Sitting on the fence: Durable Goods Orders rose 0.8% last month, which is up from the -1.7% decline the month before, but less than the 1.0% expected increase.
Reasons why rates will move higher: Case Shiller home price index shows a year-over-year rise of 20.2%, which is a new record YOY gain for Mr. Shiller and his 20 cities he tracks. The FOMC meets next week and just about every Fed board member has commented that they are considering a 1/2 to 3/4% hike on May 4th (that’s a week from tomorrow)
Building permits are up 9.1% and Housing Starts are up 1.4% from last month, while the NAHB’s own Housing Market Index dropped one point. The HMI is a reflection of new home sales, new homes under contract, and foot traffic through model homes. HMI is an abstract collection of sentiment from builders across the country, and carries rippling effects through all aspects of the economy from new appliances purchased (durable goods orders) to real time and future potential labor demands not only in the new communities, but in the surrounding regions.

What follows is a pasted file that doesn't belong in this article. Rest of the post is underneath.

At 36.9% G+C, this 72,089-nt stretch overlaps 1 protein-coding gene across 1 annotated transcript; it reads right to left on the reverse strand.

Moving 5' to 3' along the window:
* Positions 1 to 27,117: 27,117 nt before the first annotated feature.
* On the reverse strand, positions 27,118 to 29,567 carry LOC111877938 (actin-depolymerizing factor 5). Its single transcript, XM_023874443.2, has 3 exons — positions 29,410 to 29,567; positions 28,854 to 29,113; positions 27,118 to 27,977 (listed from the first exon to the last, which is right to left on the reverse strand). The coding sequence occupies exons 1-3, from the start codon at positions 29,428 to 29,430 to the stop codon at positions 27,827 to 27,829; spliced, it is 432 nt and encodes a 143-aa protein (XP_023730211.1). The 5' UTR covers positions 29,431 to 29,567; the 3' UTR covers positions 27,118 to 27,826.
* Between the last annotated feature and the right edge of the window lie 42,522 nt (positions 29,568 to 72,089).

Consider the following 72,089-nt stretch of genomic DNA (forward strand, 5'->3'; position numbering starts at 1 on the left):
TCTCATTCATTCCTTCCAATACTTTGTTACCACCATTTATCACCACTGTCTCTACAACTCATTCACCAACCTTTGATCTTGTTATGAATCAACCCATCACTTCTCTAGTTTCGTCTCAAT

Interest rates today take a hiatus from their race to achieving two-year highs. Still unsure whether they’re just taking a breather from the exhaustive 0.75% climb since New Year’s, or whether they’ve still got another 0.5% to go before hitting the pause button. The mere mention of four Fed rate hikes this year has already cost the average home buyer $166 per month on a $400,000 loan payment, without the Fed actually raising interest rates.
Upward pressure on interest rates this morning is being mitigated by falling stock prices–just like in simpler times when stock and bond prices would move inverse to one another. The NASDAQ is retreating off of Friday’s all-time-high and other indices are falling suit. The last FOMC meeting of the year kicks off tomorrow. There is a 0% chance of a rate hike being announced tomorrow, but I believe they will announce three rate hikes in 2022.